About ten minutes into The Room, a film that is considered the worst ever made, the actress Juliette Danielle has to make love to her fiancé, who is played by the film’s writer and director, Tommy Wiseau. They are atop a bed of rose petals. Soft R&B plays. The camera lingers over Johnny’s pale bottom. Cascades of mermaid-length black hair spill over his back cleavage. As he thrusts into what seems to be Lisa’s belly button, she looks at him chidingly, as if he’s a soused comic who’s just told a fairly racist joke at an open mic.
Like most soft-core sex scenes, the love scene in The Room is a little awkward and profoundly un-erotic; the whole time you want to give the man a haircut and the woman a hug, or a fistful of Valium. Yet at the Lower East Side’s Landmark Sunshine Cinemas, which hosts now infamous midnight screenings of The Room on the first Saturday of every month, the scene elicits an entirely different reaction—one that borders on absolute malice.
As Johnny and Lisa go at it onscreen, the audience jeers and claps in time to the music. They scream “Focus!” when the camera’s lens goes blurry, and “Unfocus!” when it zooms in on Johnny’s rear or Lisa’s breasts. They laugh uproariously when Johnny tells Lisa she’s beautiful. At a recent screening, one woman behind me said “Nom nom nom” when Lisa pulled Johnny in for a kiss, both actors smacking their lips and grunting. At one point, Lisa’s belly appears in a shot, and someone broke into what sounded suspiciously like the Free Willy theme song.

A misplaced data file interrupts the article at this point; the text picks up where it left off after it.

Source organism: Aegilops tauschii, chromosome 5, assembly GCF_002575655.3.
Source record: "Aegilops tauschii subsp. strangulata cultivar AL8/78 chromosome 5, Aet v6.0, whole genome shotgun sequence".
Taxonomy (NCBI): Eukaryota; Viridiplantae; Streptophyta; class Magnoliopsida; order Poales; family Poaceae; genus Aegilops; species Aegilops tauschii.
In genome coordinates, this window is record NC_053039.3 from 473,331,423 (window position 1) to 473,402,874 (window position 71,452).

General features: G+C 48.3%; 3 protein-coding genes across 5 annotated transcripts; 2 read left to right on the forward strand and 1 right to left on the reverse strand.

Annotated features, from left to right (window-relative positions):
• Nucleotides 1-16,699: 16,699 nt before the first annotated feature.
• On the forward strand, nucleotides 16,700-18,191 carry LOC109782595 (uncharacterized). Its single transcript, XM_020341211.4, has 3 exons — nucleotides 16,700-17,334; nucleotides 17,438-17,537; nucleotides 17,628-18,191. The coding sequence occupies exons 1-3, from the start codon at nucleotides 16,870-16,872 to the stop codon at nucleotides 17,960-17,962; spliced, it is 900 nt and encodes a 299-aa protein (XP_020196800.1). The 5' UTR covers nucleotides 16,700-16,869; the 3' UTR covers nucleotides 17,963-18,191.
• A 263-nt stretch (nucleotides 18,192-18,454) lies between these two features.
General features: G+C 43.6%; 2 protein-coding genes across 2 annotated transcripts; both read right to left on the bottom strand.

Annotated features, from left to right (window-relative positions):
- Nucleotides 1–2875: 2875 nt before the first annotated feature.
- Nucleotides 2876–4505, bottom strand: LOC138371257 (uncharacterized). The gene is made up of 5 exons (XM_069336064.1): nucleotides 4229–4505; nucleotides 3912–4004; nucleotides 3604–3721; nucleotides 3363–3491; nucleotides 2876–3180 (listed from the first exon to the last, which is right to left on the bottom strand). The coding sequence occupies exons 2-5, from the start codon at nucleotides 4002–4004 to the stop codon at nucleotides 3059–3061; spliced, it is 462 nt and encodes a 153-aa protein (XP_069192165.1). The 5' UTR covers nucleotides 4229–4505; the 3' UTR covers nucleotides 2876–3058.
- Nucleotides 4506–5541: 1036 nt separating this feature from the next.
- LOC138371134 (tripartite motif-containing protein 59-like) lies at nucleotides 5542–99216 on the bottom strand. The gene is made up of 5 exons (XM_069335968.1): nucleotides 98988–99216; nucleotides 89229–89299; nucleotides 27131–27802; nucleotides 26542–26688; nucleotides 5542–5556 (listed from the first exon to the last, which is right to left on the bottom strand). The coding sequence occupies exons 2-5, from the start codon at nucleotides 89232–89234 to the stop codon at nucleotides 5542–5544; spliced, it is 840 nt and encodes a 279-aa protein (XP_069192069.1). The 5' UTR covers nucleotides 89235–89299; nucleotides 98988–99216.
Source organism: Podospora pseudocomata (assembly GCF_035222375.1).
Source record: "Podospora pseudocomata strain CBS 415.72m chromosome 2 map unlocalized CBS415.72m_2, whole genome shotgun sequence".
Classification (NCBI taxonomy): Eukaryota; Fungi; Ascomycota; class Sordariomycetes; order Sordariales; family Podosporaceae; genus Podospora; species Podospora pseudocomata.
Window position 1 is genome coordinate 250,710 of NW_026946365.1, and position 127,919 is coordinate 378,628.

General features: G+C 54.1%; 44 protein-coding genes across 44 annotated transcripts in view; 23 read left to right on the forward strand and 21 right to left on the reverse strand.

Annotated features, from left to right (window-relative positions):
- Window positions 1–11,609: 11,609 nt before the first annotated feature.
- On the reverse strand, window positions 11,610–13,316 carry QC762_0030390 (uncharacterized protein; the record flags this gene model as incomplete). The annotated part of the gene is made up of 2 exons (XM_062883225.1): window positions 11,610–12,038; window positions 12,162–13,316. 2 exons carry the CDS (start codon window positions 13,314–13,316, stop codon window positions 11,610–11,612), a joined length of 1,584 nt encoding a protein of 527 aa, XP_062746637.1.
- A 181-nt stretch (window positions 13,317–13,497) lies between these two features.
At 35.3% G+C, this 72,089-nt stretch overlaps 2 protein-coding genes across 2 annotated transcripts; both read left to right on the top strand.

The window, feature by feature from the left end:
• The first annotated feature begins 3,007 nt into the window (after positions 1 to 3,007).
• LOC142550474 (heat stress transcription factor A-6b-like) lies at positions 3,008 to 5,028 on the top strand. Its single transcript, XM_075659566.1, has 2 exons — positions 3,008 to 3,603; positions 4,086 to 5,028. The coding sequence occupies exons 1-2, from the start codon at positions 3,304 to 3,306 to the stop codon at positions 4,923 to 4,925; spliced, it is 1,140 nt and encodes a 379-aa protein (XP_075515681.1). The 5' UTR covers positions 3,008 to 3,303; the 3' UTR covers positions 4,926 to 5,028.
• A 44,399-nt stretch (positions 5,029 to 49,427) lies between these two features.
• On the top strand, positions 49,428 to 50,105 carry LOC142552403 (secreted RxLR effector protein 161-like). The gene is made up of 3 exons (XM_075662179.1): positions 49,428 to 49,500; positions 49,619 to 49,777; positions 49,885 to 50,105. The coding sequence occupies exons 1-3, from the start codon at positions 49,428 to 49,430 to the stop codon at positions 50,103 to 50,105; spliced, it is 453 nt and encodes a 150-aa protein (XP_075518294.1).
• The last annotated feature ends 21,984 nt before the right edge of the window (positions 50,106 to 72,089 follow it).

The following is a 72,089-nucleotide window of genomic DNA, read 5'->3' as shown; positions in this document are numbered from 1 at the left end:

In the ten years since shooting this scene, Juliette has learned how to laugh with Room fans, even while they’re laughing at her. She attends Room Q&As and fan conventions. She posts polite, smiley face-laden responses to people that quote the movie on her Facebook page. But she will not, under any circumstances, attend a public showing of the film that made her famous.
“I just don’t feel the need to subject myself to that,” she said when we spoke recently. “What is it that Tommy says in the movie? ‘Express yourself and do whatever you want, just don’t hurt anybody.’”
She laughed. “Yeah,” she said. “Well. It hurts.”
Like Elizabeth Berkley, who played the be-tasseled Nomi Malone in Showgirls, or any woman who appeared in a Russ Meyer film, Juliette Danielle will likely forever be known for appearing topless in a bad movie. Filmed on a $6 million budget by aspiring auteur Wiseau (who supposedly financed the film by exporting leather jackets to Korea), The Room was intended to be a cinematic tragedy. Well, it was. What he ended up with was a film so bad in so many ways that it has prompted millions of gimlet-eyed cultural ironists to gather at midnight screenings to revel in its awfulness.
“The earnestness of it all is perfect, the fact that all the actors are so much into it that they don’t even blink,” Matt, a writer who has seen The Room in theaters 20 or 30 times, told me at the screening I went to. “Every single time I watch it, I find something new that’s wrong with it.” Alexin, a Room fan from Los Angeles, put it like this: “It’s just shit wall-to-wall and it’s funny to make fun of something shit wall-to-wall. That sounds horrible to say, but it’s true.” (Wiseau maintains the film’s failings were intentional: he now refers to The Room as a “black comedy.”)
At the heart of the phenomenon is Juliette. As the devious Lisa, Juliette lies, cheats and sleeps around with impunity, with no internal motivation other than, as she explains to one of the other characters, to “make it more interesting.” An apple-cheeked blonde with spray-tanned legs and the build of a wanton farmer’s daughter, Lisa is the ultimate early-aughts bitch goddess, a schemer in a Spandex shell tank and miniskirt.